I remember when I used to perform this. What a lovely version of Neil Young’s song by Linda Ronstadt:

The silent majorities


The system is designed to prevent a tyranny of the majority, and that happens to be one of Mr. Madison’s best ideas. But the protections that he and the rest of them put into place were always meant to be defensive measures, not offensive weapons. But the genius at the heart of conservative obstructionism always has been the ability to convert those protections from the former to the latter, the way you can re-purpose a semi-automatic weapon to full auto on the workbench in your garage because…FREEEEEDOOOOOMMMMM!!!, and to do so with utter, shameless disregard for either the public good, or the public’s overwhelmingly expressed desires. A fire ladder is a good precaution, but not when the burglar uses it to climb in your upstairs window and steal the good silver.

You would think that, in a democratic republic, a party dedicated to frustrating the expressed will of a huge majority of the people would find itself in deep political peril. But there’s no indication that either the public, or the political elites, see this current state of affairs as anything beyond ordinary politics and business as usual. Who’s up? Who’s down? Will Joe Manchin have a tough re-election fight? When you divorce politics from policy as thoroughly as we have done in this country — whether this has occurred through a feckless courtier media, or through a political class insulated by the power of money, or by the steady, parallel drumbeats of empty centrism and government-as-the-problem, or by all of those combined — then you ask for exactly what we have today — a nation of paralyzed, impotent majorities, speaking a language that the political elites no longer choose to learn. We have majorities that can be safely ignored.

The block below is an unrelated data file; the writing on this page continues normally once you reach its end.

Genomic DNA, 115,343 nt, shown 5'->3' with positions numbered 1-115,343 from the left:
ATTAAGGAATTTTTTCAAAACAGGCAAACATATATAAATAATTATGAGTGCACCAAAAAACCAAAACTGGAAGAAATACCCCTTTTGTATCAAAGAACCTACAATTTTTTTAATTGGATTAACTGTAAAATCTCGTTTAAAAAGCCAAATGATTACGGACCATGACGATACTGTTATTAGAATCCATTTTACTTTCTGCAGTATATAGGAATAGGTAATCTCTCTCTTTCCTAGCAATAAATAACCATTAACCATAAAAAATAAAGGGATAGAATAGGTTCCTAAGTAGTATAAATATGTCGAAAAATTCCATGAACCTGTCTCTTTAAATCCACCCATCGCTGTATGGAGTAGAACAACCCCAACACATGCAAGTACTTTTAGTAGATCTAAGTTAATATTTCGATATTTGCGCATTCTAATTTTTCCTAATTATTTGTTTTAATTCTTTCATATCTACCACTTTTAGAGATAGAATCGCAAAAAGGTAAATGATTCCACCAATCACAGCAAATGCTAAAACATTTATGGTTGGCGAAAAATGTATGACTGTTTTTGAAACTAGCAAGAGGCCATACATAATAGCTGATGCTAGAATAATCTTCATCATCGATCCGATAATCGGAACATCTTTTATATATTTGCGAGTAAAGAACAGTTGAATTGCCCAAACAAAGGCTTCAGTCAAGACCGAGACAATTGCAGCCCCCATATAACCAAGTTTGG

I don’t agree that people think this is business as usual. They just don’t have a clue what to do about it.

Dylan Ratigan

I have to say, this is cool. My local urban farm is hydroponic, too:

You won’t believe where former MSNBC host Dylan Ratigan has been.

Ratigan left MSNBC in the middle of last year, having spent eighteen years in New York City and “the chaos surrounding the hollow political debates permeating America’s media and politics,” as he put it on Wednesday in his first blog post since June. In the same post, Ratigan filled people in on his life since. He’s gone all in for high-yield hydroponic farming.

He learned about the topic from an Iraq war veteran and his wife, who were guests on Ratigan’s show last June and discussed, as Ratigan now puts it, “how they were bootstrapping their way to operate a high-yield hydroponic organic farm that uses 90% less water and produces three times as much food.” Ratigan decided to join their cause.

“Since I left MSNBC and last June, I first started working with these inspiring visionary veterans on the phone, and then in person to expand their dream and help turn it into a reality,” Ratigan wrote. “The process alone has restored meaning and purpose in my life, my health and spirit have taken on a renewed vitality and, because of my time with you, I have had the opportunity and privilege to literally put my money where my mouth is.”

Ratigan went on:

Last Fall, I moved from NYC to north San Diego County, just outside of the Camp Pendleton Marine Base, to work full-time with Colin and Karen Archipley at their hydroponic organic farm, “Archi’s Acres.” After realizing how impressive their ideas and effectiveness are, I decided to invest the money that I earned for writing Greedy Bastards (which when combined with a loan from Whole Foods) to build a 30,000 square foot “farm incubator” that can serve as the prototype for job-creating, water-saving, food-producing, veteran-led hydroponic organic greenhouses nationwide. We’ve even enlisted Major General Melvin Spiese and his wife Filomena to join us in support of our mission to make this program more diverse and robust enough to build it into a nationwide network.

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